In March, the Boynton Beach City Commission adopted an updated 2020 Climate Action Plan (CAP) focused on mitigation. The City is developing a separate climate adaptation plan as part of the Coastal Resilience Partnership of Southeast Palm Beach County. The CAP sets new ambitious targets—for government operations and the Boynton Beach community—to reduce greenhouse gas (GHG) emissions 50% below 2015 levels by 2035 and achieve net zero by 2050. These targets were determined in consultation with ICLEI (Local Governments for Sustainability) as a slight modification from the latest Intergovernmental Panel on Climate Change’s report guidance (45% below 2010 levels by 2030).
The city has inventoried government emissions for calendar years 2006, 2015, 2017, and 2018; and community-wide emissions for 2015 and 2017. Emissions from government operations declined by 14% from 2006 to 2018 as a result of a reduction in the city’s electricity consumption and an increase in FPL’s use of solar power in the electrical grid. Community-wide emissions also decreased slightly from 2015 to 2017 despite a 1.7% population increase. These downward trends indicated to the City Commission that the 50% by 2035 reduction target would be feasible (see graphs).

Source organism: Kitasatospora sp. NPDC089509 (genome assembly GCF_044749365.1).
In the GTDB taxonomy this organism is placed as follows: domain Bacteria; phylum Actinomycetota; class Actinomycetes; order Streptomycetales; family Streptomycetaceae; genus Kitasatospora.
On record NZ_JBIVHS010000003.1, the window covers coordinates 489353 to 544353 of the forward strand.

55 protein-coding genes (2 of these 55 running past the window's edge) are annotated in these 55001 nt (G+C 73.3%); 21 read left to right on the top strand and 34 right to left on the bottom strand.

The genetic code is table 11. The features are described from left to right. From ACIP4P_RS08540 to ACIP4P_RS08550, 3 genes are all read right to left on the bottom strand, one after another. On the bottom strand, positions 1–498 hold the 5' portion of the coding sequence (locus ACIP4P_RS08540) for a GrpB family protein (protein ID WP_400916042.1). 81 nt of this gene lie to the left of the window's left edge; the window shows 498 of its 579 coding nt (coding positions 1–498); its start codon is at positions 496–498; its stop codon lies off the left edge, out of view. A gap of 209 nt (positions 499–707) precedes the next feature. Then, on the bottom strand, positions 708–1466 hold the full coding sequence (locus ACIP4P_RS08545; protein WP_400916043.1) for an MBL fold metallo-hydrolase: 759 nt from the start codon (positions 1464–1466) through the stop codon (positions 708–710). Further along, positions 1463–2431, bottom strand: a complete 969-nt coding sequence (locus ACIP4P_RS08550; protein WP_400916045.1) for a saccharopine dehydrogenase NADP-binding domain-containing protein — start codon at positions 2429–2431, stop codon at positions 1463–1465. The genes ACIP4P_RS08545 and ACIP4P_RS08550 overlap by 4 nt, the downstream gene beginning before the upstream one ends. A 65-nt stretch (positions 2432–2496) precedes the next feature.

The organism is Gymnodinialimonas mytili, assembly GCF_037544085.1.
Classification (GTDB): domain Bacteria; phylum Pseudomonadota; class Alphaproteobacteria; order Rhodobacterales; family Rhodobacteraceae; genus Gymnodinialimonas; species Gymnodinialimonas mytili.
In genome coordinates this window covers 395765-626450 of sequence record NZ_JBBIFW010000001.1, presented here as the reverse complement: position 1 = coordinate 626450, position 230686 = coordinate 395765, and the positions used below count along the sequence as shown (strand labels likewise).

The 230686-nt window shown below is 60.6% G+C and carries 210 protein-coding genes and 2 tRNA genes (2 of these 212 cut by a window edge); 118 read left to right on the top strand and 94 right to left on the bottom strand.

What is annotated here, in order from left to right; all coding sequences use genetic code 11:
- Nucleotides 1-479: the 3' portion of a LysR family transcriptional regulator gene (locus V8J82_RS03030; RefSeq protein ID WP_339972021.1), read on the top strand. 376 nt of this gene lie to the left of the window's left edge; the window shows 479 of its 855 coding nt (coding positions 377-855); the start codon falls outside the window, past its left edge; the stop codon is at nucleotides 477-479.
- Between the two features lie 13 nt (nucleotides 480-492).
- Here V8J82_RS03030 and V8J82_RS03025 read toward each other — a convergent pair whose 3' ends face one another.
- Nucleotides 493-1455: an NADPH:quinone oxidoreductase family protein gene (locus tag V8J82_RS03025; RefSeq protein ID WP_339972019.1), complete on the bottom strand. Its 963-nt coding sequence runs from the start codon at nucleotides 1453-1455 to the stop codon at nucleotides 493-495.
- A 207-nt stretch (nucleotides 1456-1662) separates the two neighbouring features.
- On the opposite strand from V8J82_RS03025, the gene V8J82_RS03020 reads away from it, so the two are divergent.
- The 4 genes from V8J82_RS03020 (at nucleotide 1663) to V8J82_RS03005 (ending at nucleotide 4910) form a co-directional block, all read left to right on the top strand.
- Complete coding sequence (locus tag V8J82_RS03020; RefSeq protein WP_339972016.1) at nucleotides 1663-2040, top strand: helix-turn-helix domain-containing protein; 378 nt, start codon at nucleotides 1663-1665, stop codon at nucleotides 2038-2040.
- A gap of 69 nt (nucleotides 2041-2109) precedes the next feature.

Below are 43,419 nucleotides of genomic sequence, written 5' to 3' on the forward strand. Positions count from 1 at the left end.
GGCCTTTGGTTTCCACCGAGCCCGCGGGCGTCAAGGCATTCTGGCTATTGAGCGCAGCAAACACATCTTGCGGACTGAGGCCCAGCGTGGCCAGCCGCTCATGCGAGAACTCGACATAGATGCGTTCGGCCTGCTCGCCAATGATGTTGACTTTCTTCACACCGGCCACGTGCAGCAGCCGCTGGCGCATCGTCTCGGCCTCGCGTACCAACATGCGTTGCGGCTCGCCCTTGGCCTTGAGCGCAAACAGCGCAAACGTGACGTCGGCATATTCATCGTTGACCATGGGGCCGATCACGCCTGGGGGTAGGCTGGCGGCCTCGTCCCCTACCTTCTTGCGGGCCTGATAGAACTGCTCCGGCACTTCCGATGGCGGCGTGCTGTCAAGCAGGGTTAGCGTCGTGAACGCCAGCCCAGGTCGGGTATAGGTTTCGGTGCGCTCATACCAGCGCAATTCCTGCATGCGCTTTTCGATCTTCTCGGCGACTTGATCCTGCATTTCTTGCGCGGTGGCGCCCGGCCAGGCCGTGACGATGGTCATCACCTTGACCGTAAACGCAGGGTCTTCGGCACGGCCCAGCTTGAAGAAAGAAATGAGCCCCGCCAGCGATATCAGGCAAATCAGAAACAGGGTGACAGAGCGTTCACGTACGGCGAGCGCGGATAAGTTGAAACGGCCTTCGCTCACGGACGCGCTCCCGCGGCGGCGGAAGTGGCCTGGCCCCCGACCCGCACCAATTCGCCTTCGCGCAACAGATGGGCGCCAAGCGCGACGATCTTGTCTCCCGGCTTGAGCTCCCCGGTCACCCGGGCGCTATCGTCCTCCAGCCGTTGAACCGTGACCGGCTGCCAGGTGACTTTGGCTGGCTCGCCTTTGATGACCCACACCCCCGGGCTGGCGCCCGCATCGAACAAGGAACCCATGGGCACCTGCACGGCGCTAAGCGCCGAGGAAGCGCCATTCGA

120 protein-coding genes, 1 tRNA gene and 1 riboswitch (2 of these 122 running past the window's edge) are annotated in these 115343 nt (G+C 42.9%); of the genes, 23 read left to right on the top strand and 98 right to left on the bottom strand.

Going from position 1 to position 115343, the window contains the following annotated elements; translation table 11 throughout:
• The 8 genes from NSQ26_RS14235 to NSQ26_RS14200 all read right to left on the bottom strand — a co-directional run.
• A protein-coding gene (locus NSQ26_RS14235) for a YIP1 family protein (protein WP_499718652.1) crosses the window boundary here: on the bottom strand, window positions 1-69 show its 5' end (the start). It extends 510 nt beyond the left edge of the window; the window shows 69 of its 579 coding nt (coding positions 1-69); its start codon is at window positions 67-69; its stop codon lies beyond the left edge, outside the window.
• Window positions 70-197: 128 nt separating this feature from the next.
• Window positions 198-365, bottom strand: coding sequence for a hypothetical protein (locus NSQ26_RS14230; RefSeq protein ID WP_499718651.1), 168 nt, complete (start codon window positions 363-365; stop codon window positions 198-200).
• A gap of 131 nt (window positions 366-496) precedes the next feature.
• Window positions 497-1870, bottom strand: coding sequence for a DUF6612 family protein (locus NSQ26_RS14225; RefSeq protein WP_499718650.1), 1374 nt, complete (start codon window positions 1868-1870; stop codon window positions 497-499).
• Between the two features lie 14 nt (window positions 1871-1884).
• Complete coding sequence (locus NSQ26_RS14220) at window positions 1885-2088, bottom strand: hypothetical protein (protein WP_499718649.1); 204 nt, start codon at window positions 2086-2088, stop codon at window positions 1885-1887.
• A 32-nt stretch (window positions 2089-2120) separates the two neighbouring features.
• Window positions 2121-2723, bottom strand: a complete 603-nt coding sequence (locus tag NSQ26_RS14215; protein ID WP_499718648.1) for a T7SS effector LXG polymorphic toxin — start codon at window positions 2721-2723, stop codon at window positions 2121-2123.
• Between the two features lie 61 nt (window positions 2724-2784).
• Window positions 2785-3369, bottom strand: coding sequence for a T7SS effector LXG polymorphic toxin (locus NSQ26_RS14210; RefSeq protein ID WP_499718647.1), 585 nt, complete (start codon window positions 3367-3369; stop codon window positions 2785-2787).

The CAP presents 18 GHG emission reduction strategies that are prioritized based on their GHG reduction potential and importance to community members. Some of the initiatives being undertaken to meet emission targets include new EVs and expansion of EV infrastructure, complete streets policy, tree canopy assessment and planting goals, sustainable development standards for new construction, and an energy efficiency and solar PV rebate program. Finally, to better monitor and track progress toward emissions goals, an online, dynamic tool will be developed to include CAP actions and targets.
Importantly, the 2020 CAP also incorporates a new focus on equity. In order to advance equity within the plan, the city is seeking to elicit diverse engagement among neighborhoods, grassroots groups, businesses, schools, and faith communities; foster partnerships with organizations working with front-line communities disproportionately impacted by climate change, assess burdens and benefits of the CAP actions on those most impacted; and provide equity training for city staff and partners.